What is The Borella Ride?
The Borella Ride took place between 20 February and 3 March 2015 and was the flagship Anzac Centenary activity for the Northern Territory. The Borella Ride retraced the remarkable journey that the Territory’s only Victoria Cross receipient, Albert Borella, made to enlist in the Great War in 1915.
How can I find out what happened during The Borella Ride?
We have also updated the website to include information about what happened at each stop along the way:
Why did you recreate Albert Borella’s journey?
The Centenary of Anzac Commemorative Program will run from 2014-2018 and will commemorate significant events for Australia from World War I (WWI) and other conflicts.
World War I dramatizations invariably depict the ease of signing up – depicting Australians as just walking into their local recruiting hall. Albert Borella, who received a Victoria Cross for his fight on the Western front, had a personal battle just to apply his signature to the correct form. The Borella Ride was the Northern Territory Government flagship Anzac Centenary activity, retracing the journey of Albert Borella, the Northern Territory’s only Victoria Cross recipient to enlist in the Great War.
Where did The Borella Ride travel?
Albert Borella’s journey to enlist in the Great War is believed to have started in the Tennant Creek Region in January 1915.
The Borella Ride retraced Albert Borella’s footsteps, beginning in Tennant Creek travelling along the Stuart Highway through to Darwin.
How long did the journey take?
In 1915, the journey took Albert Borella about six weeks to complete. The Borella Ride retraced this journey over 12 days, from 20 February to 3 March.
Where can I find out about other Anzac Centenary Events?
Between 2014 and 2018 Australia will commemorate the Anzac Centenary, marking 100 years since our nation’s involvement in the First World War. The Anzac Centenary is a milestone of special significance to all Australians.
To find out what is happening in the Northern Territory – www.dcm.nt.gov.au/anzac_centenary
To find out what is happening Nationally – www.anzaccentenary.gov.au
Why was Albert Borella in the Northern Territory?
Albert Borella, originally from Victoria, was lured to the Territory with offers of pastoral land and prosperity in the Daly River district in 1913. Borella, along with two partners, Ronald Parker and Albert Lewis, applied for a farming lease in January 1913 and gained a hold over pastoral land west of the Daly River. After two trying years on the unfamiliar farming land of the Northern Territory, Borella handed back his lease and took a job as a cook with a survey party travelling throughout the Territory. Soon, news was spreading across Australia of the Great War.
What did Albert Borella’s journey to enlist entail?
Albert Borella’s journey to sign up for the Great War paints a picture of the tough man he was. It wasn’t as simple as walking into a local recruiting hall. To enlist, volunteers needed to travel to the nearest recruitment office. Early 1915, Borella set off in the harsh Territory climate by foot, walking from Tennant Creek to Renner Springs at times swimming flooded creeks. He then rode by horseback to Katherine, hitched a ride to Pine Creek on a horse-drawn mail coach, and then caught the train from Pine Creek to Darwin. However, his journey did not end there…. Borella then travelled by ship to Townsville, all the while not knowing whether he would even be accepted to serve in the Great War.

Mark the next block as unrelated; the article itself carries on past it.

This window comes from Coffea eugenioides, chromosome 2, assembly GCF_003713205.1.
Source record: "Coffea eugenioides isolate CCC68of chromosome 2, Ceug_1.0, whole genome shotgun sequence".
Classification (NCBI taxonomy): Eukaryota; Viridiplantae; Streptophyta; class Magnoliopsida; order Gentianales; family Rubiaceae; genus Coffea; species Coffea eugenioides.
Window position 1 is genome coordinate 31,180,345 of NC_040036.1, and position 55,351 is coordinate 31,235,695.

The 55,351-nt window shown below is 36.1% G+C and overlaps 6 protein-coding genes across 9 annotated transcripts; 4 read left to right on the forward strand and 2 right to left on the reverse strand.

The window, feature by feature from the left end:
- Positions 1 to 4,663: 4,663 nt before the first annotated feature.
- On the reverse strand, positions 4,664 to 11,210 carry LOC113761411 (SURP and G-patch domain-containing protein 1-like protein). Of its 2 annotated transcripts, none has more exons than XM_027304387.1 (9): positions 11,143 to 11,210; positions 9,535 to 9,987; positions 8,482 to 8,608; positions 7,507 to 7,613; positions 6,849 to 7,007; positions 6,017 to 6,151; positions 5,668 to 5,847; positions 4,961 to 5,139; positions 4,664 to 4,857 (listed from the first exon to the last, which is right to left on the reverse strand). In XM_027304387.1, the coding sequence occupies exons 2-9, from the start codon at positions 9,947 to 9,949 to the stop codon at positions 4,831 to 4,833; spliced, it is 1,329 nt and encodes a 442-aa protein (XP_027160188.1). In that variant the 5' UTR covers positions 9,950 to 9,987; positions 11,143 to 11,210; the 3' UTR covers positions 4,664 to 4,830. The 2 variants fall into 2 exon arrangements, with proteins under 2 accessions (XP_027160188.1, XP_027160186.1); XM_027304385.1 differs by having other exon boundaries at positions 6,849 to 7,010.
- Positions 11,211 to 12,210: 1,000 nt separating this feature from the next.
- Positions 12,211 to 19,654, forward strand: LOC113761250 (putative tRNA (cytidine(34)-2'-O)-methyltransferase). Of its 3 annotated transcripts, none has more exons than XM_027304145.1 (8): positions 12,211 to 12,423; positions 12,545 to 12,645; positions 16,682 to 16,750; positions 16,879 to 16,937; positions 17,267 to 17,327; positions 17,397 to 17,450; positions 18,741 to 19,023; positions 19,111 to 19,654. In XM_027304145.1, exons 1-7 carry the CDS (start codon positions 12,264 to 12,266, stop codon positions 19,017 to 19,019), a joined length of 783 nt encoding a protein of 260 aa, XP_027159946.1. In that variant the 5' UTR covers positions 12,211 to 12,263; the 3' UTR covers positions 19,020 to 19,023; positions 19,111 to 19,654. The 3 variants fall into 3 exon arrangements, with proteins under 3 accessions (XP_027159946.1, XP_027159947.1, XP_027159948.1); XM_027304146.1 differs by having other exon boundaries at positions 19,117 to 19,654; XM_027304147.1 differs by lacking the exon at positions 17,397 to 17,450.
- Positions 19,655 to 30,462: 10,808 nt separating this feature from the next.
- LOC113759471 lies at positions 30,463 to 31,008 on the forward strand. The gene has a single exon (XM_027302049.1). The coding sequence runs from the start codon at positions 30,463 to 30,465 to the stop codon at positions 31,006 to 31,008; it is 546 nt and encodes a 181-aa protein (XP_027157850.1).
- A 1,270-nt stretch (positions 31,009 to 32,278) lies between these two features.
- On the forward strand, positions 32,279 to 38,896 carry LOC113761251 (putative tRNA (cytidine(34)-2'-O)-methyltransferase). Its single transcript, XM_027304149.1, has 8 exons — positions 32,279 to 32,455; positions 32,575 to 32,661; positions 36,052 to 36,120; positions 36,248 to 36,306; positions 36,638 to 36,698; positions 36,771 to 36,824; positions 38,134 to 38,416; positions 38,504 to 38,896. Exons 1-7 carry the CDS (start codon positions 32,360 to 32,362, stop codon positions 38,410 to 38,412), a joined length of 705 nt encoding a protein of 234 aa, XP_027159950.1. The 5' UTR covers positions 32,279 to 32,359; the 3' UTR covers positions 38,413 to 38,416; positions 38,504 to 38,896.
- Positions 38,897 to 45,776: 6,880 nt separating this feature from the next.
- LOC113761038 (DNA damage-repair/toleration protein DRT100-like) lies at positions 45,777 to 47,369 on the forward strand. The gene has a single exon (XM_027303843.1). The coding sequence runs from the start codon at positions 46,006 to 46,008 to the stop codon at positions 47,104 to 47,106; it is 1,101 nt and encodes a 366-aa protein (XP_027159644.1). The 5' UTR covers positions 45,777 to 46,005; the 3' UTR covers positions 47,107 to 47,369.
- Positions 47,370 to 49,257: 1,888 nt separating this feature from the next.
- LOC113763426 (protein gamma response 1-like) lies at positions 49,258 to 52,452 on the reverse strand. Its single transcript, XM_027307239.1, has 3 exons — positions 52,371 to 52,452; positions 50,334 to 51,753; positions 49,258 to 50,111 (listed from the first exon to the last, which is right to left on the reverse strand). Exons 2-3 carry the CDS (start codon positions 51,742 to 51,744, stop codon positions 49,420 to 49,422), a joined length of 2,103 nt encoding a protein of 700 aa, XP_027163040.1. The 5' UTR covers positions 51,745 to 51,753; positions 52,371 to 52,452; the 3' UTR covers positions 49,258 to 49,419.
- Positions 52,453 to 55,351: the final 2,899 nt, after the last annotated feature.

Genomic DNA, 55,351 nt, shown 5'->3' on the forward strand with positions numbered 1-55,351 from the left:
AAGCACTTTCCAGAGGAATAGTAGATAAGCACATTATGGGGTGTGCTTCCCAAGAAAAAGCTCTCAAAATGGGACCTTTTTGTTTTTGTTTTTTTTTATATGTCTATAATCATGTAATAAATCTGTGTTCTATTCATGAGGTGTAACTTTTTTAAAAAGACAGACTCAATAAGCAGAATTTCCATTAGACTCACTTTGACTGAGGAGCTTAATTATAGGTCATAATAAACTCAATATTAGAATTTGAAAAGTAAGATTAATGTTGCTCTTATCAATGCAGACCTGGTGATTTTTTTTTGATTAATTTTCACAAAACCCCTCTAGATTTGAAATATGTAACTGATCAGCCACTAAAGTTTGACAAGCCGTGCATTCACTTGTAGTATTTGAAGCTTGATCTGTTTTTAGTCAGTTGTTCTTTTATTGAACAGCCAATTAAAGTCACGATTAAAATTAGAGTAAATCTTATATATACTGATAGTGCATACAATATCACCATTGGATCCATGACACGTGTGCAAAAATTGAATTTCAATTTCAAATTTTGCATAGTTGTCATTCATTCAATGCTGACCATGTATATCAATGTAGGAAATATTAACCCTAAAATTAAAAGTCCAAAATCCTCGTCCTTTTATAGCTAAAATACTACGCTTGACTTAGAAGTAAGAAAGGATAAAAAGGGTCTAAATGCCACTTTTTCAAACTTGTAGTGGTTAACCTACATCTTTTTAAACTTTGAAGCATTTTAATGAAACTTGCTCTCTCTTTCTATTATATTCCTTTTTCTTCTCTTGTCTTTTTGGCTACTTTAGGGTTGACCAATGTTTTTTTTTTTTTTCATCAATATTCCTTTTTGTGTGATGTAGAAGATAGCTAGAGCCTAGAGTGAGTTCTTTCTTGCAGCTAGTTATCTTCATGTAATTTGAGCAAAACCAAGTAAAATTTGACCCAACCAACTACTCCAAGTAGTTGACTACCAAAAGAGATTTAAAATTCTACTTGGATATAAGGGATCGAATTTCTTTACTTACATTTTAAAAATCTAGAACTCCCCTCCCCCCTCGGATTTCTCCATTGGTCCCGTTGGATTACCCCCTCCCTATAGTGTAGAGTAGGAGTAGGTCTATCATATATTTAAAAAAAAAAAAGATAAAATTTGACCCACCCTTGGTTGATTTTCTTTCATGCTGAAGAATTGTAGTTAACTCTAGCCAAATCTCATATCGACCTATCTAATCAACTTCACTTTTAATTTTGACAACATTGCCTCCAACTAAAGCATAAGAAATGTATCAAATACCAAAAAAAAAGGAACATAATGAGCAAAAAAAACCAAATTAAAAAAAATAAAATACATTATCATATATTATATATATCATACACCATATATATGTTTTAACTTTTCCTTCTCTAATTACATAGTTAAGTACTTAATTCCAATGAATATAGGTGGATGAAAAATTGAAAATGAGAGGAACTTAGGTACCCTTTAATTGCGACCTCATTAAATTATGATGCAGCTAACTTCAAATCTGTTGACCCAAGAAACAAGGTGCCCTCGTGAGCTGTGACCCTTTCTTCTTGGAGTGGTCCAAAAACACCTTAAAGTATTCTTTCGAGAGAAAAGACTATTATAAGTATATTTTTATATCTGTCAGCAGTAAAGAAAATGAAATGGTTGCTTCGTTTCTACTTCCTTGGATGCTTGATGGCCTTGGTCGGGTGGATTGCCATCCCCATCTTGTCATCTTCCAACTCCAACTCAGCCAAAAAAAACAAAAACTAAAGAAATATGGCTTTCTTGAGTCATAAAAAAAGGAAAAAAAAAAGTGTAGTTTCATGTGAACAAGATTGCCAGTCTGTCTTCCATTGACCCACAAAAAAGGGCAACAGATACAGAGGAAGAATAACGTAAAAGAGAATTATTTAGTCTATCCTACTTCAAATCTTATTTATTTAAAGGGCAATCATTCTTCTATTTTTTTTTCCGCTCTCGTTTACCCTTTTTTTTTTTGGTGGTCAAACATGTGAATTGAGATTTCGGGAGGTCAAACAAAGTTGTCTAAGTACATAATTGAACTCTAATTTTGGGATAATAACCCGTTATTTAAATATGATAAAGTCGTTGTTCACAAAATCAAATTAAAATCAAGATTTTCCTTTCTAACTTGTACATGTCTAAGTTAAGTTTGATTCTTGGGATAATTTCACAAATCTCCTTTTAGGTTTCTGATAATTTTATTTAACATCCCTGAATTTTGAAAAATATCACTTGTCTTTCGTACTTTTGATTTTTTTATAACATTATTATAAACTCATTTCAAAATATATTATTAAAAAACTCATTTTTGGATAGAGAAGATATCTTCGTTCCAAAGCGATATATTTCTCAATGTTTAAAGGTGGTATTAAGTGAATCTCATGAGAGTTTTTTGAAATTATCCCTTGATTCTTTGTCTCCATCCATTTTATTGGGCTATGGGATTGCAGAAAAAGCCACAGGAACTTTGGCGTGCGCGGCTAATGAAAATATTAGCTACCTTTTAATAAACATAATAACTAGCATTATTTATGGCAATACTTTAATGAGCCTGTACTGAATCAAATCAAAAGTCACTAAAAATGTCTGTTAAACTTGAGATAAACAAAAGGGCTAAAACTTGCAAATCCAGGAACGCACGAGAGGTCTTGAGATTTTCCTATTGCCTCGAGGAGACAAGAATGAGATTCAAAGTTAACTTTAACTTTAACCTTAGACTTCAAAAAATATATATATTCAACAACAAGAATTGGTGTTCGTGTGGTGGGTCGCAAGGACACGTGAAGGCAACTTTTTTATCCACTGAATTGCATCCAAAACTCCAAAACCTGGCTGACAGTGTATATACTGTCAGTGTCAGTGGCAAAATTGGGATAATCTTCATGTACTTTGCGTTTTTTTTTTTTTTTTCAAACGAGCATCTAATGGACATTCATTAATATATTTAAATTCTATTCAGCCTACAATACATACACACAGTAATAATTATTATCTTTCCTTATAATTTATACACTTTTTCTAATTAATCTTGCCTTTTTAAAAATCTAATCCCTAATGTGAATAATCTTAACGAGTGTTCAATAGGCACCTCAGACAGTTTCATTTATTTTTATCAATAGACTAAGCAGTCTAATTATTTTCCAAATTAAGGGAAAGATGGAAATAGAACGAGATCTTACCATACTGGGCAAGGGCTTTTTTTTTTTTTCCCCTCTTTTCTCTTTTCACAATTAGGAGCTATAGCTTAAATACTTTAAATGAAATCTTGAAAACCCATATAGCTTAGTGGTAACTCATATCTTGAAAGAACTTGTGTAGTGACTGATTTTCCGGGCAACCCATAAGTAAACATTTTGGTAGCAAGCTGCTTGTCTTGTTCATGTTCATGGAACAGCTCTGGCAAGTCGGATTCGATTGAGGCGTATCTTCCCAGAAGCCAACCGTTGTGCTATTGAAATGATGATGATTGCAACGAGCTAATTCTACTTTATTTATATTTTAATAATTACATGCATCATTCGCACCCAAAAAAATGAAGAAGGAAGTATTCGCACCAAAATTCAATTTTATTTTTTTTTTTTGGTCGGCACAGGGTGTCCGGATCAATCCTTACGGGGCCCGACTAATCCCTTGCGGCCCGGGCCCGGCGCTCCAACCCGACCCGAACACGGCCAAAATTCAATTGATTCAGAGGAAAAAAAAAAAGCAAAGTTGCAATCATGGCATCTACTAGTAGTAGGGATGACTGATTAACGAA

Did Albert Borella have to serve in the Great War?
Albert Borella was one of the many hundreds of thousands, who served Australia in World War I. There were no conscriptions for the Great War, but a great sense of duty amongst almost all Australians.
Where did Albert Borella serve in the Great War?
Albert Borella was formally enlisted into the Australian Army on 15 March 1915. According to his family, he “wanted to join the Light Horse as everyone did” but was taken into the infantry, the most dangerous occupation of all military life. Borella served in Gallipoli and then on the Western Front in Europe.
Why was he awarded the Victoria Cross?
Albert Borella was awarded the Victoria Cross for valour in battle, displaying great courage and leadership in infantry fighting against the Germans. Borella had previously also received the Military Medal, a highly regarded honour, and a Mention in Despatches, also a most distinguished award, for his actions on the battlefield.
What did Albert Borella do after the Great War?
Albert Borella returned to Australia on board the ship Marathon on 1 January 1919. He returned to Victoria where he married and began a family. He again served Australia in World War II, being appointed Lieutenant in the 12th Australian Garrison Battalion with which he served until 1941 when he was attached to the Prisoner of War Group at Rushworth. Promoted Captain on 1 September 1942, Borella served with the 51st Garrison Company at Myrtleford until discharged at the war’s end in 1945. Borella then moved to Albury, New South Wales, joining the Commonwealth Department of Supply and Shipping, and worked as an inspector of dangerous cargoes until his retirement in 1956. Survived by his wife and two of his four sons, Albert Borella VC died on 7 February 1968 and was buried with full military honours at the Albury Presbyterian cemetery.